• Organize a car wash, book sale, or raffle to raise money so that all students can order a reasonable amount of books
  • Make field trips financially accessible for all students
  • Have students read independently at all times
  • Offer school book club orders to only those students who can afford them
  • Charge some students an additional fee for not having certain items (ex: ice-skates)

Classroom norms and practices

What to do

What NOT to do

  • Remain neutral and do not judge those with different values from your own
  • Teacher invites all parents to participate in the classroom and provides many opportunities that will attract different parents
  • Teacher creates student groups that are diverse in class and race
  • Serve as a role model for students by actively supporting class equality
  • Teacher only reaffirms the values and culture of the middle class in the classroom
  • Teacher is selective when choosing opportunities for parent involvement appealing only to a particular group of volunteer
  • Teacher creates homogeneous groups based on skill
  • Teachers react passively to classism present in the school and community


  • Define your own awareness
    • In general
  • Determine what lengths
    • How they will create a bias-free classroom
    • Addressing students
    • Don’t let it effect learning
    • Incorporating equality into the lesson planning process

Helping Students Understand Classism

What to do

  • Start the school year off by implementing activities that allow students to get to know one another and develop trust
  • Create an classroom in which all students feel valued
  • Set a classroom tone that encourages the discussion of issues that are related to socioeconomic status
  • Use role-play of real life situations so students can become more aware of issues and can recognize stereotypes

Helping Students Understand and Change Classism

  • Intentionally teach socio-economic inequality and attitude that reinforce classism.
  • Build a supportive atmosphere in the classroom, where all children feel accepted and are comfortable discussing sensitive issues.
  • Once children understand class discrimination they can begin to examine their own environment; text books and the media.
  • When students understand the effects of prejudice and stereotypes then they can understand how classism unfairly distributes resources to particular groups of people.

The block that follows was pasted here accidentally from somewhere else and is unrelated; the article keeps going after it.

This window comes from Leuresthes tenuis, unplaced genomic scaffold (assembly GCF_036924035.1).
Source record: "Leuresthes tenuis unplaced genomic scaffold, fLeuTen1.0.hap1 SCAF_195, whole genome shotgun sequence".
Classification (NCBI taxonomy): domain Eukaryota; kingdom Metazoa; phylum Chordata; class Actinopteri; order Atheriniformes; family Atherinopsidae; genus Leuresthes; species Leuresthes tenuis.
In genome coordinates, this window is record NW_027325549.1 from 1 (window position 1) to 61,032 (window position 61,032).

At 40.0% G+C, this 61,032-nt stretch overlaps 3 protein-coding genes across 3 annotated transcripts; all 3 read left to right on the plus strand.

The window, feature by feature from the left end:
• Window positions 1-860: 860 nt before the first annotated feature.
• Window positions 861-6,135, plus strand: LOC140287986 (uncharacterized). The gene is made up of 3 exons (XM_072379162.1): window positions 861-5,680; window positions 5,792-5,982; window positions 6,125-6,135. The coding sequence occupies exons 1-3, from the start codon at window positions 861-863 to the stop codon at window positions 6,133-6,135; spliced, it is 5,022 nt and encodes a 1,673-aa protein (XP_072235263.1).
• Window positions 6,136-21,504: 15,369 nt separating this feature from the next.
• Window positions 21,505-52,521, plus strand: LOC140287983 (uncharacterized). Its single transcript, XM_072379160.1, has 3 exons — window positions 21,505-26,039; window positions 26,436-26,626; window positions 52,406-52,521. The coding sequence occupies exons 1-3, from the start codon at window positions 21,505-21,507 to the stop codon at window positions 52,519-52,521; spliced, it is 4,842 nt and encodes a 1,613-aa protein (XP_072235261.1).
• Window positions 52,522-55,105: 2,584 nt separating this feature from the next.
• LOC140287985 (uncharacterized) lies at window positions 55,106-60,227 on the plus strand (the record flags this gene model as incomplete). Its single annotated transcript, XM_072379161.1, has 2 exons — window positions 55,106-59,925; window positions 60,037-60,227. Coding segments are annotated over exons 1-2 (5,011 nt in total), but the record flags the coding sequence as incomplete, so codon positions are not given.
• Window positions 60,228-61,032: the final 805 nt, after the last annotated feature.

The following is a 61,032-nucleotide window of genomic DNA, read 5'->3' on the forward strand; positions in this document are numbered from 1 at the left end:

• Students can in turn make a difference when they are given practice to stand up for what they believe in with knowledge and understand about discrimination.
  • Students need information about different classes so they can conceptualize a different living environment. Role play will help students retain this.

Classroom Activity

Draw a picture

  • Divide the class into 3 groups at random; lower, middle and upper class groups.
  • Us current demographic distributions to model the current population.
  • Each student gets the same size piece of paper, slightly larger then one desk size.
  • Crowd the lower class group around a group of desks and give them each one crayon of a different color for them to share.
  • Set the few upper class group up at a large table with plenty of room and give them each a plentiful box of a variety of color crayons.
  • Middle class students can remain at their own desks, uncrowded with a small assortment of crayons.

Classroom Activity cont.

Draw a picture

  • Once all the students are in place reveal a picture that the students are to copy to the best of their ability.
  • Set a fix amount of time for the students to do the work. Arrange for the lower class students to share the crayons to avoid unnecessary conflict.
  • After the time has elapse, display the pictures from each group and have the students evaluate them.
  • Have students discuss what problems and benefits they had with their situation and what were the underlying factors that caused them. How could things have been different?
  • If there is time try rotating the groups.


Fly Away Home

  • by Eve Bunting
  • Fly Away Home is the story of a little boy who lives in the airport with his father.
  • The boy tells the story of the things they have to do to stay out of sight.
  • The boy parallels his own situation with a bird getting trapped in the airport that one day flies out.
  • The boy tells how his situation makes him feel, but also that he remains hopeful that he to will someday leave.


  • Definitions
    • Class
    • Classism
    • Emerging trends
    • presence in education today

Why address in education?

    • Disparity
    • Differential treatment of students by class
    • Fewer resources, teachers with less training
    • Raising funds